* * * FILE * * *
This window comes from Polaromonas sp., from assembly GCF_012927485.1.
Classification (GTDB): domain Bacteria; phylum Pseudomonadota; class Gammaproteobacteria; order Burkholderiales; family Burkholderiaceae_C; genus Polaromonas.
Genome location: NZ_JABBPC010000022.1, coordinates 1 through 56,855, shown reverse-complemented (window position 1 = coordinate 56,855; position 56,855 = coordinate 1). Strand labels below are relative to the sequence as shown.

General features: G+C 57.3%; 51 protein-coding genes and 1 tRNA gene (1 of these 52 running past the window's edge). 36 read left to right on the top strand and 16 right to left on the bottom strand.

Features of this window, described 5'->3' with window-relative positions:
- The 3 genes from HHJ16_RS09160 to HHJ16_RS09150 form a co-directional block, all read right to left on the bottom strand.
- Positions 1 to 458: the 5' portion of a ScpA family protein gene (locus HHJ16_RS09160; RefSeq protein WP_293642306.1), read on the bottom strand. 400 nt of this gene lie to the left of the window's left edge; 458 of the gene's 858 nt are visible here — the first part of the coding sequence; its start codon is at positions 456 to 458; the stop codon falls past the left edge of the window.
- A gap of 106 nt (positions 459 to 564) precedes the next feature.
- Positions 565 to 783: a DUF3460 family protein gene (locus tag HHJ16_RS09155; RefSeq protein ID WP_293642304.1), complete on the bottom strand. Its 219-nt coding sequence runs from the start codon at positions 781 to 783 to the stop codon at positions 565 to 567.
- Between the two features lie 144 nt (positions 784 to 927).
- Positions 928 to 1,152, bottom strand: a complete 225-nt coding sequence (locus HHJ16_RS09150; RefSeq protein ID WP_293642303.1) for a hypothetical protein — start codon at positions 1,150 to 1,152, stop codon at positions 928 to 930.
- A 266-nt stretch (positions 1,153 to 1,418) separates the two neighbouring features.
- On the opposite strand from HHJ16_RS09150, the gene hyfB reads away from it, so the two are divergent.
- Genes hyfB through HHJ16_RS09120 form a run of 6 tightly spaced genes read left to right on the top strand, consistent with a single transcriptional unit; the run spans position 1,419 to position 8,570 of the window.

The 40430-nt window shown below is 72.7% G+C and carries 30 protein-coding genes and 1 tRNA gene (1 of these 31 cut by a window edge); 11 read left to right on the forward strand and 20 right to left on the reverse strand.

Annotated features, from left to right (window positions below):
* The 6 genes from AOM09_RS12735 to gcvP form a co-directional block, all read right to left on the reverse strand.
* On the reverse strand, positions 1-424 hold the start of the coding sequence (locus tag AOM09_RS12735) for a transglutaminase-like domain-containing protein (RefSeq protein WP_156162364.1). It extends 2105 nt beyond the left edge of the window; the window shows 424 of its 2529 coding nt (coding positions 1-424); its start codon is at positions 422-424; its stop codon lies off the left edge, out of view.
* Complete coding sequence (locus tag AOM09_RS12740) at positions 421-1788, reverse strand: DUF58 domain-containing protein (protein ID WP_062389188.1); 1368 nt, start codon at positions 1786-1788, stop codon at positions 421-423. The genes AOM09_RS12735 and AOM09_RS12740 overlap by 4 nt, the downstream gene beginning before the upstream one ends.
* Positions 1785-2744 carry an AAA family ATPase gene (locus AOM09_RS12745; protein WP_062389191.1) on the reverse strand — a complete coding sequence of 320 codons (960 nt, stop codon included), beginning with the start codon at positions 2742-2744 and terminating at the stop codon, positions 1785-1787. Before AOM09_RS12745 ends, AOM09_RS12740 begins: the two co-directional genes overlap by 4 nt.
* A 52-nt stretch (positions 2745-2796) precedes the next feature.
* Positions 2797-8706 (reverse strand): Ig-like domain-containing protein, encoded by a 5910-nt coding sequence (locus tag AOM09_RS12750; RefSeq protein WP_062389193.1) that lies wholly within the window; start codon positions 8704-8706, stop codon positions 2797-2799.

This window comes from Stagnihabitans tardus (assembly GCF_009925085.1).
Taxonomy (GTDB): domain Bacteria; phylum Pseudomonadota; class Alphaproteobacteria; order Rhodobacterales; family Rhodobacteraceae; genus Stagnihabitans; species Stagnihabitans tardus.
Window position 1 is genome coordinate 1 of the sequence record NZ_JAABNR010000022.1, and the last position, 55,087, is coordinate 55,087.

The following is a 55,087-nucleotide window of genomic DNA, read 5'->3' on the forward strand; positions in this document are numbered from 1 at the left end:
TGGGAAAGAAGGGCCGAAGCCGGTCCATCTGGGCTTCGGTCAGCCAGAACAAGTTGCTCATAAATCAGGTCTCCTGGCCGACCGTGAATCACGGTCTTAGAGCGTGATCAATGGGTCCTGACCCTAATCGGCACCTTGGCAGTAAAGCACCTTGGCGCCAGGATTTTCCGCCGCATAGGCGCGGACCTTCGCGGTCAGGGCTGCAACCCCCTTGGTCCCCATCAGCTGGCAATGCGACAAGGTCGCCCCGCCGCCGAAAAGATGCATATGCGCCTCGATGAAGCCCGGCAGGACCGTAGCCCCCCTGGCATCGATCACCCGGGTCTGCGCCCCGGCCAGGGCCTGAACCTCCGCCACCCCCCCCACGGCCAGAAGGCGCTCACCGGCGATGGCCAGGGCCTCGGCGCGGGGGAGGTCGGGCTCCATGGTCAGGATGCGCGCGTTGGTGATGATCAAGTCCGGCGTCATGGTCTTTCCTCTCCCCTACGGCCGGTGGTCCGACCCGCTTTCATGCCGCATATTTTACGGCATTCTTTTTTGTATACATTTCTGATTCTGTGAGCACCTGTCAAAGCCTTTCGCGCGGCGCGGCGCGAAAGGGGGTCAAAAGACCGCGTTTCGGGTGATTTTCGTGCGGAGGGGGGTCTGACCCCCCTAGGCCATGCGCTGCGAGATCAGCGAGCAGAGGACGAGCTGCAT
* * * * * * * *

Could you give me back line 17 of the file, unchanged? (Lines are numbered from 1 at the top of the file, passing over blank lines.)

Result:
* The 6 genes from AOM09_RS12735 to gcvP form a co-directional block, all read right to left on the reverse strand.